That word is “fail.” (I bet that’s not what you were thinking.)
Why? It’s simple, really. When we fail, we learn. When we learn, we grow. When we grow, we have a much better chance at succeeding – as long as we keep going.
Failure is a natural, normal process. To repeat: FAILURE IS A NATURAL, NORMAL PROCESS. It is a learning tool, not a weapon.
The only problem with failure, really, is we are taught it is a bad thing. From the time we are tiny – certainly by the time we interact with a group of children on a regular basis – we are made to feel ashamed of our mistakes and so-called failures.* From frownie-facies stamped onto grading charts to being snickered at when we are not chosen for a team, we learn that failing is wrong and that fearing failure is our norm.
When we are young, our fear of failure is rather useful to the adult systems that keep us safe, after all. That fear keeps us moving in an orderly direction in school, in sports, in houses of worship and at home. And so that lesson, that it is best to avoid failure, is reinforced regularly.
When we get into the serious business of adulthood, our first jobs, college grading systems and experiences on teams reinforce this lesson. “If you fail you’ll never succeed!” they seem to shout at us.
There is no reason “fail” should be used as a synonym for “shame.”
We are told repeatedly that we should equate the idea of risk with the painful shame of failure. Risk actually has two sides: success as well as failure, and an infinite number of shades of both in between. But, instead of seeing the limitless possible rewards of risk, we learn to see only the potential downsides of failures.
For most of us, it takes decades of adulting by default before we realize that this “don’t risk, don’t try, don’t fail” lesson is utter nonsense. Great success is born out of great failure. Examples of this can be found everywhere, from the first airplane to space flight, to the suffragist movement, to civil rights activism. Ground-breaking advances in science, culture and personal freedoms have only come about because each failure along the way was given its rightful role as data, and seen as a series of micro-steps forward.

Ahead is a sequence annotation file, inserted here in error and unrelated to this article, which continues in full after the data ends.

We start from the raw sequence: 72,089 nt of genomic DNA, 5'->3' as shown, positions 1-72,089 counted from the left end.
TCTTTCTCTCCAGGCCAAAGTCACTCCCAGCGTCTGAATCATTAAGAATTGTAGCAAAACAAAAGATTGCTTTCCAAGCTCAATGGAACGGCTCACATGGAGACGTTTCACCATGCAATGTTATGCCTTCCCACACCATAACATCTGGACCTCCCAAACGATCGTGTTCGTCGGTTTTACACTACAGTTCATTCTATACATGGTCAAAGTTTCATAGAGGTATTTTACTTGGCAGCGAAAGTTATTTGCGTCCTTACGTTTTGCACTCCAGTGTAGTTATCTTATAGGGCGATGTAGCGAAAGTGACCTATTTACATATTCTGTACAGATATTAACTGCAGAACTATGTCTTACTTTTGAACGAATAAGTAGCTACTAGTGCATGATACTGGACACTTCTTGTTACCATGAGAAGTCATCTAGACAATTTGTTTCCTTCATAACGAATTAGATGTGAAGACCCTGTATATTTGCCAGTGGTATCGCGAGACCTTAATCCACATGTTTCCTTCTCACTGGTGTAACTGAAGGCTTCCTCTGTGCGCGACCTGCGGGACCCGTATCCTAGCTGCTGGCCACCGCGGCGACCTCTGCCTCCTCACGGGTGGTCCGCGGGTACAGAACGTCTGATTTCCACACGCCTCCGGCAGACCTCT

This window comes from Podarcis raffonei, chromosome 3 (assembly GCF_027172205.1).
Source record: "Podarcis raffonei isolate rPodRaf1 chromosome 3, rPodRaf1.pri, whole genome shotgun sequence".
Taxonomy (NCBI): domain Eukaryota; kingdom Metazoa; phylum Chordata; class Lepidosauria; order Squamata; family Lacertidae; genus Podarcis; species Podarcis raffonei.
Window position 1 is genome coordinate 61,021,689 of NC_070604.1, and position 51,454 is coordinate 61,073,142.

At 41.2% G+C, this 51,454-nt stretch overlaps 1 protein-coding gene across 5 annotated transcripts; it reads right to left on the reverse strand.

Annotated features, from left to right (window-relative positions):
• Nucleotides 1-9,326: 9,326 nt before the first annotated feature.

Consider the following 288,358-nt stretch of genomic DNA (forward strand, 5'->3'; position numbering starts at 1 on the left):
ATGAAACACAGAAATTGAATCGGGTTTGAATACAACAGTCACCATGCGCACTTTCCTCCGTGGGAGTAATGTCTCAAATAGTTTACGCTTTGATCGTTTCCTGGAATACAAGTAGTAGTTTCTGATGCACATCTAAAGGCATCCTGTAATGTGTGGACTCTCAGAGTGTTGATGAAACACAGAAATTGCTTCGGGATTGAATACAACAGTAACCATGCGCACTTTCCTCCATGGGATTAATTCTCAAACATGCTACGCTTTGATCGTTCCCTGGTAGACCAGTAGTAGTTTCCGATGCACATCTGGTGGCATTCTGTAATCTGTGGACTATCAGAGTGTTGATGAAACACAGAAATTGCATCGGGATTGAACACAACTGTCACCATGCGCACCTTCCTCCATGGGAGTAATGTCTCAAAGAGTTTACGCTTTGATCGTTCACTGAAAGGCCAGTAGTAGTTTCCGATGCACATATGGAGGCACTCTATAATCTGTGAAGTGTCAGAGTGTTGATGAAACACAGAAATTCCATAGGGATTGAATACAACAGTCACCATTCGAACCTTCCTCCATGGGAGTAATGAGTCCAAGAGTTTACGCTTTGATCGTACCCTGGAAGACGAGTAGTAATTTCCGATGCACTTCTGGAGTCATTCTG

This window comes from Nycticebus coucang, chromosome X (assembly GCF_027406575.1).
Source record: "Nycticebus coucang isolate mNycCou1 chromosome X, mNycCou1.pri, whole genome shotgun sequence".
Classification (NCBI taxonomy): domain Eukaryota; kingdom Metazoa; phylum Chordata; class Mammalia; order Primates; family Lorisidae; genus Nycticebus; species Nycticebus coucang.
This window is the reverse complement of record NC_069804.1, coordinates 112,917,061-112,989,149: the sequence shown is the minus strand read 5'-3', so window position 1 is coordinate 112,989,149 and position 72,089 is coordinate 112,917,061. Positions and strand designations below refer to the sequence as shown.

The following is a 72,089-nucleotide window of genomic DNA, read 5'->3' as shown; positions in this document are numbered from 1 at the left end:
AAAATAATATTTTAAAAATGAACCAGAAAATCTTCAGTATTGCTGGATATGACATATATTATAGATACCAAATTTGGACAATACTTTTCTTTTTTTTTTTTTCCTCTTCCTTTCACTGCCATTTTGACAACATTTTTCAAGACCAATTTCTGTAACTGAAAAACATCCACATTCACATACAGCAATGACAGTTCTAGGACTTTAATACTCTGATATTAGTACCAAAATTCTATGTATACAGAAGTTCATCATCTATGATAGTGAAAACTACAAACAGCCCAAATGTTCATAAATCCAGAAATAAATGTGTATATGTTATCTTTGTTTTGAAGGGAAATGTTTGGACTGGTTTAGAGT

We “feel like a failure” because we believe it when people tell us these things: “Don’t rock the boat,” “Don’t speak up,” and, above all, “Don’t you dare fail, and if you do, don’t dare tell anyone.” (Those are lessons I’ve never been able to learn. And if I have ever asked anyone around me to learn them, I apologize here and now.)
I routinely coach leaders of generations to talk about failure with their teams. Whether one-on-one or in a safe group, ask the question, “When have you failed and what came of it?” Then listen without judgment and notice what you hear. Find the data in the failure, and celebrate the steps forward and changes in direction that resulted.
We can’t change the widespread fear-of-failure culture overnight. But, we can begin to notice our own overreaction to so-called failure. And we can choose to react differently, to embrace failure as the best way to learn and stop reinforcing this culture of shame.
*We are presuming here that failure does not stem from something that was intended to be malicious or harmful.
Help us Help YOU
When have you failed and what came of it? Share your experience with us and your team. Leave a comment below or email Kay@FacilitatorOnFire.net. We pledge to provide you with insight and solutions to help your team to build success from failure!
Kay Coughlin, CEO and Chief Facilitator of Facilitator on Fire, has a dream to create a world that is generously inclusive of all adult generations (iGen/Gen Z, Millennials, Gen X-ers, Boomers and Traditionalists).
Facilitator on Fire's "Connecting Across Generations" seminar helps leaders and managers build amazing multi-generational teams. Kay's keynote address, "Top Myths of Leading Generations," helps businesses see the hard costs of miscommunication between generations. "Caregiver Coaching" is for professionals who feel overwhelmed with caring for an older loved one.
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